Director: Jon Watts
Writers: Jonathan Goldstein (screenplay by), John Francis Daley (screenplay by)
Director: Jon Watts
Featuring: Tom Holland, Jacob Batalon, Michael Keaton, Robert Downey Jr.,
Marisa Tomei, Jon Favreau, Zendaya, Laura Harrier
After battling in the ‘Civil War’ with the Avengers Peter Parker is back in New York with his Aunt May and still ‘fighting crime’ in the guise of Spider Man. Tony Stark keeps an eye on him and is more or less his mentor. Everything seems okay, in fact if not dull, but then the Vulture emerges selling new technology to the highest bidder and Peter has a real fight on his hands but is Spider Man up to the challenge.
To my mind and I fully admit I’m not a comic-book fan in any way, shape or form but right from the get-go Tom Holland seems more Peter Parker like to me. He is young, he looks like a schoolkid, which I believe Peter Parker certainly was in his early iterations. So, from that starting point the film gets off to a good start.
Furthermore, Holland is likeable and believable in the role of a young lad with super-powers who knows there is a whole world of serious super-heroes out there, but he is not quite that. Inexperienced and not sure of his place the storyline was believable and fun. So much so that Peter is very ordinary, he builds a Lego Death Star with his best friend, superbly played by Jacob Batalon, and frets about prom-dates, the whole nine yards.
There’s no dead Uncle in this story, not sure what happened there but we do get a rather youthful and frankly extremely attractive Aunt May, Marisa Tomei, so no complaints from me. She plays her brief scenes well and once again, as it appears throughout the film there is genuine chemistry with her young co-star.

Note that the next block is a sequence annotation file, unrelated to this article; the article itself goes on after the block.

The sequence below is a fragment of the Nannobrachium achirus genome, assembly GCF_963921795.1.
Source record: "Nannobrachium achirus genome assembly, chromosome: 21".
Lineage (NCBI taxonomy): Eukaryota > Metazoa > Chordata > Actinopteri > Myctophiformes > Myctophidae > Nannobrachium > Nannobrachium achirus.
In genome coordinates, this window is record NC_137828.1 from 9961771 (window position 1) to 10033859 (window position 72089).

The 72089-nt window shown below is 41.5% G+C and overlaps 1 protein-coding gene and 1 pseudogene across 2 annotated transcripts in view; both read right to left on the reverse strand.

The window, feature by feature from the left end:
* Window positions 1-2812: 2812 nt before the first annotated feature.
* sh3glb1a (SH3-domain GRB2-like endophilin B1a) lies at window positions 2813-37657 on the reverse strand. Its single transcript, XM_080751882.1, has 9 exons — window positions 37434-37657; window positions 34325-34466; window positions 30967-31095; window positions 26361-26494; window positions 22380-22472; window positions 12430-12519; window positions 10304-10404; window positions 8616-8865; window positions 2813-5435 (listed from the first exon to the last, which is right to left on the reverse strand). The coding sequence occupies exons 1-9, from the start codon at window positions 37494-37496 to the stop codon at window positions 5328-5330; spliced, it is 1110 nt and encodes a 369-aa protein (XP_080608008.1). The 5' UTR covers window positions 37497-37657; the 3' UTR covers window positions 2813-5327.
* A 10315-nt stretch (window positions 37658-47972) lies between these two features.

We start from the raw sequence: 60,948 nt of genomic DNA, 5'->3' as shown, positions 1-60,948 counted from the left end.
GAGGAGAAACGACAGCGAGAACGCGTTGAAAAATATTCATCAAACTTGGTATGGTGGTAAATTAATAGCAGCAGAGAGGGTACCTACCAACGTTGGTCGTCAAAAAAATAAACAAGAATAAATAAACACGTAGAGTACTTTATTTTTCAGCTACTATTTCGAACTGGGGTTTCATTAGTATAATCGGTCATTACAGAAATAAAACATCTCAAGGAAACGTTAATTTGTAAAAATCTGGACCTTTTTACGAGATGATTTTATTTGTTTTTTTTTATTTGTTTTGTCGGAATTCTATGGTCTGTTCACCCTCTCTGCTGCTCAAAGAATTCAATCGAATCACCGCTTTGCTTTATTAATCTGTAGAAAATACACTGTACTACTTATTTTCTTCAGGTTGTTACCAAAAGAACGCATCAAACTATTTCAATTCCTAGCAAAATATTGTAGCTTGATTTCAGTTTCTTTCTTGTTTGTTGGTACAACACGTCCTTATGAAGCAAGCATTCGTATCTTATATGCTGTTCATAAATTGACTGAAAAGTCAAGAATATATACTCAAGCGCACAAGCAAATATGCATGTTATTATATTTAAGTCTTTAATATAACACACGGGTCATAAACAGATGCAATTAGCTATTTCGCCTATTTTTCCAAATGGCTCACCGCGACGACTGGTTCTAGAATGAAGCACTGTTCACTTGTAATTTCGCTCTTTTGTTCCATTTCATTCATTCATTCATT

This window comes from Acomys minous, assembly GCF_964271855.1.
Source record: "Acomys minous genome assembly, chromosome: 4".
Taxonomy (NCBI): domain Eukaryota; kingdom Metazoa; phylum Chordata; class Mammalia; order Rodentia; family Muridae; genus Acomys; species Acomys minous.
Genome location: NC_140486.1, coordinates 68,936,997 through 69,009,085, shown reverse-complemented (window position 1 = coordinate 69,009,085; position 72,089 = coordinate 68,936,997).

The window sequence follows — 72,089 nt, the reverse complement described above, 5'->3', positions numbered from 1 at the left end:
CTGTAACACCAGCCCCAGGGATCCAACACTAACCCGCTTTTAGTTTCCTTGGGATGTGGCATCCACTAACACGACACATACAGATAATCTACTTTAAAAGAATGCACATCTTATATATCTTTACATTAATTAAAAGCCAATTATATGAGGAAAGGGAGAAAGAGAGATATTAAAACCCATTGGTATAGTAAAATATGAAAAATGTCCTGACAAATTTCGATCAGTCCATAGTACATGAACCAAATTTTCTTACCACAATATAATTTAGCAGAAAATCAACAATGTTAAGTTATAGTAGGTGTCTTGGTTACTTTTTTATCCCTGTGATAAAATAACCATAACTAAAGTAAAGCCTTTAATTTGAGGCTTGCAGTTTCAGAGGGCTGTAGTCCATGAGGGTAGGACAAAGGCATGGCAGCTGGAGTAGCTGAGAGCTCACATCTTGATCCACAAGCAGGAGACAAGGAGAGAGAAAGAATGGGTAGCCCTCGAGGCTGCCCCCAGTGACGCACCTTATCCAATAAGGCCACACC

The thread that holds the two Marvel film-types together is sometime director John Favreau playing Happy to the hilt with much miserable gusto and fun.
Michael Keaton as the Vulture brings some proper and believable motivation to the black hat in the story although his transformation from hard-working company owner to a psychopathic murderer who would do anything for profit and gain is a huge leap in character arc.
The story zips along at a good pace and never seems to get bogged down and for once I was enjoying myself for the entire running time of a Marvel film and Spider-Man: Homecoming only lost me near the end when you get the inevitable long-winded, confusing, fighting scene as the climax to the story. It did not ruin it for me but for once can the just not give the stories something different.
All-in-all this film is not aimed at me, I’m not a Marvel Comics fan at all but it was a success, well filmed, mostly bright, fun and exciting, I watched it from beginning to end without my mind wondering on to other things.
I’m starting to get quite a list of Marvel Universe Films I quite liked now. Don’t get too excited though, it’s not even close to double figures yet.